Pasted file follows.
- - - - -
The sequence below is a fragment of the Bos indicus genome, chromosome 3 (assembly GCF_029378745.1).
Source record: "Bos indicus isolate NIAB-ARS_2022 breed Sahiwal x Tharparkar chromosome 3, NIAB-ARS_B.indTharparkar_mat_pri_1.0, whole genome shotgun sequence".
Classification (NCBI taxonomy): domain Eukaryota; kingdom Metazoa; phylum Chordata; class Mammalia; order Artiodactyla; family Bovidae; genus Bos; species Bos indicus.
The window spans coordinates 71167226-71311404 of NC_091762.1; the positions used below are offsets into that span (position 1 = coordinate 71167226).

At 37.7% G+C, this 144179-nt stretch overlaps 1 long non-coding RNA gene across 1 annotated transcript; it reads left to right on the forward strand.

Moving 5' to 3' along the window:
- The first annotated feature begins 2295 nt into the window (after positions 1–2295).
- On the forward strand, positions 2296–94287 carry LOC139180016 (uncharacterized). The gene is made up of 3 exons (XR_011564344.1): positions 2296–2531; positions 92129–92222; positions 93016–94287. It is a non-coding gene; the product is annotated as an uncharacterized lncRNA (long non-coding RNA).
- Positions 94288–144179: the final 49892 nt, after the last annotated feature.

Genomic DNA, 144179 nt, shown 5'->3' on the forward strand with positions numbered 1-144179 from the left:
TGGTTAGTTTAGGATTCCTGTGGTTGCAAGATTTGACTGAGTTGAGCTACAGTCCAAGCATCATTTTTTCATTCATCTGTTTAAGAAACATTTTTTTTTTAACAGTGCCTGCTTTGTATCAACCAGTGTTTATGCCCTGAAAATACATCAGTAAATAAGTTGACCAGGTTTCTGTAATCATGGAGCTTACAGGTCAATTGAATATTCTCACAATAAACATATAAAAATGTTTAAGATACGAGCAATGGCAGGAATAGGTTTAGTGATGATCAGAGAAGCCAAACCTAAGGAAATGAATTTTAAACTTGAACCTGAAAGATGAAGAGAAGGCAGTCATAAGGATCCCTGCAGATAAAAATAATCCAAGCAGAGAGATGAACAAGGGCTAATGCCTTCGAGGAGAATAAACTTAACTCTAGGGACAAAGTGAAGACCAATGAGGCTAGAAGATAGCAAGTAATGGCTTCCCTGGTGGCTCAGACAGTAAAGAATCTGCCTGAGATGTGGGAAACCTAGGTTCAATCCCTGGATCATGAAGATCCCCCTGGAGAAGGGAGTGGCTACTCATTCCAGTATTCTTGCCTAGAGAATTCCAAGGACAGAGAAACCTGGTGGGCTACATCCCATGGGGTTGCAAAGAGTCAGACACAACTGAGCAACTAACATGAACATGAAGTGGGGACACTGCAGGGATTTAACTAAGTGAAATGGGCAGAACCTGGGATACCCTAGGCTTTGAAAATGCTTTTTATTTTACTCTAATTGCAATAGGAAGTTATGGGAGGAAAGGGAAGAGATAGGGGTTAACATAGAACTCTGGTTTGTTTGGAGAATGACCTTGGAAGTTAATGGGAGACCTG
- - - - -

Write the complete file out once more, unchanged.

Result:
The sequence below is a fragment of the Bos indicus genome, chromosome 3 (assembly GCF_029378745.1).
Source record: "Bos indicus isolate NIAB-ARS_2022 breed Sahiwal x Tharparkar chromosome 3, NIAB-ARS_B.indTharparkar_mat_pri_1.0, whole genome shotgun sequence".
Classification (NCBI taxonomy): domain Eukaryota; kingdom Metazoa; phylum Chordata; class Mammalia; order Artiodactyla; family Bovidae; genus Bos; species Bos indicus.
The window spans coordinates 71167226-71311404 of NC_091762.1; the positions used below are offsets into that span (position 1 = coordinate 71167226).

At 37.7% G+C, this 144179-nt stretch overlaps 1 long non-coding RNA gene across 1 annotated transcript; it reads left to right on the forward strand.

Moving 5' to 3' along the window:
- The first annotated feature begins 2295 nt into the window (after positions 1–2295).
- On the forward strand, positions 2296–94287 carry LOC139180016 (uncharacterized). The gene is made up of 3 exons (XR_011564344.1): positions 2296–2531; positions 92129–92222; positions 93016–94287. It is a non-coding gene; the product is annotated as an uncharacterized lncRNA (long non-coding RNA).
- Positions 94288–144179: the final 49892 nt, after the last annotated feature.

Genomic DNA, 144179 nt, shown 5'->3' on the forward strand with positions numbered 1-144179 from the left:
TGGTTAGTTTAGGATTCCTGTGGTTGCAAGATTTGACTGAGTTGAGCTACAGTCCAAGCATCATTTTTTCATTCATCTGTTTAAGAAACATTTTTTTTTTAACAGTGCCTGCTTTGTATCAACCAGTGTTTATGCCCTGAAAATACATCAGTAAATAAGTTGACCAGGTTTCTGTAATCATGGAGCTTACAGGTCAATTGAATATTCTCACAATAAACATATAAAAATGTTTAAGATACGAGCAATGGCAGGAATAGGTTTAGTGATGATCAGAGAAGCCAAACCTAAGGAAATGAATTTTAAACTTGAACCTGAAAGATGAAGAGAAGGCAGTCATAAGGATCCCTGCAGATAAAAATAATCCAAGCAGAGAGATGAACAAGGGCTAATGCCTTCGAGGAGAATAAACTTAACTCTAGGGACAAAGTGAAGACCAATGAGGCTAGAAGATAGCAAGTAATGGCTTCCCTGGTGGCTCAGACAGTAAAGAATCTGCCTGAGATGTGGGAAACCTAGGTTCAATCCCTGGATCATGAAGATCCCCCTGGAGAAGGGAGTGGCTACTCATTCCAGTATTCTTGCCTAGAGAATTCCAAGGACAGAGAAACCTGGTGGGCTACATCCCATGGGGTTGCAAAGAGTCAGACACAACTGAGCAACTAACATGAACATGAAGTGGGGACACTGCAGGGATTTAACTAAGTGAAATGGGCAGAACCTGGGATACCCTAGGCTTTGAAAATGCTTTTTATTTTACTCTAATTGCAATAGGAAGTTATGGGAGGAAAGGGAAGAGATAGGGGTTAACATAGAACTCTGGTTTGTTTGGAGAATGACCTTGGAAGTTAATGGGAGACCTG